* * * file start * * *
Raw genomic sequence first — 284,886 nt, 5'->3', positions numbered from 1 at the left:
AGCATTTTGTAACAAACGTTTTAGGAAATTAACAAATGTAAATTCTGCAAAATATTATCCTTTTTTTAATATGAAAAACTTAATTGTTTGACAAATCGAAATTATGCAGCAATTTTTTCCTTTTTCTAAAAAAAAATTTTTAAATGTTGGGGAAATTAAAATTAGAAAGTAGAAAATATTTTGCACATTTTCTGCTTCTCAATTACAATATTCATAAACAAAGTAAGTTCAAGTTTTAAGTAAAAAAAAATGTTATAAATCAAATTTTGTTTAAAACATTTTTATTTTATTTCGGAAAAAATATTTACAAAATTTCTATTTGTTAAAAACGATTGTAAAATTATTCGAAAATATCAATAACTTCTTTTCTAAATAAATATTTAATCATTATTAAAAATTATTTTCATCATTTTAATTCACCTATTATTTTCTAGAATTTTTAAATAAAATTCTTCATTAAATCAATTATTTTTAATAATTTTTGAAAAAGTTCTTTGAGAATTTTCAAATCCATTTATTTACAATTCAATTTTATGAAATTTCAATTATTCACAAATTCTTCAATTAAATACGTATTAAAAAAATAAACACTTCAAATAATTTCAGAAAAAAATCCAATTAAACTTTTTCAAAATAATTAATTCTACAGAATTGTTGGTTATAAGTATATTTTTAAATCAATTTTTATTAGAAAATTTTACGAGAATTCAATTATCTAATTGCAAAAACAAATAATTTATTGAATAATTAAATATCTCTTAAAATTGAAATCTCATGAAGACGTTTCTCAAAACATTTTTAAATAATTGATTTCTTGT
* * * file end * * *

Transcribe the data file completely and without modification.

Raw genomic sequence first — 284,886 nt, 5'->3', positions numbered from 1 at the left:
AGCATTTTGTAACAAACGTTTTAGGAAATTAACAAATGTAAATTCTGCAAAATATTATCCTTTTTTTAATATGAAAAACTTAATTGTTTGACAAATCGAAATTATGCAGCAATTTTTTCCTTTTTCTAAAAAAAAATTTTTAAATGTTGGGGAAATTAAAATTAGAAAGTAGAAAATATTTTGCACATTTTCTGCTTCTCAATTACAATATTCATAAACAAAGTAAGTTCAAGTTTTAAGTAAAAAAAAATGTTATAAATCAAATTTTGTTTAAAACATTTTTATTTTATTTCGGAAAAAATATTTACAAAATTTCTATTTGTTAAAAACGATTGTAAAATTATTCGAAAATATCAATAACTTCTTTTCTAAATAAATATTTAATCATTATTAAAAATTATTTTCATCATTTTAATTCACCTATTATTTTCTAGAATTTTTAAATAAAATTCTTCATTAAATCAATTATTTTTAATAATTTTTGAAAAAGTTCTTTGAGAATTTTCAAATCCATTTATTTACAATTCAATTTTATGAAATTTCAATTATTCACAAATTCTTCAATTAAATACGTATTAAAAAAATAAACACTTCAAATAATTTCAGAAAAAAATCCAATTAAACTTTTTCAAAATAATTAATTCTACAGAATTGTTGGTTATAAGTATATTTTTAAATCAATTTTTATTAGAAAATTTTACGAGAATTCAATTATCTAATTGCAAAAACAAATAATTTATTGAATAATTAAATATCTCTTAAAATTGAAATCTCATGAAGACGTTTCTCAAAACATTTTTAAATAATTGATTTCTTGT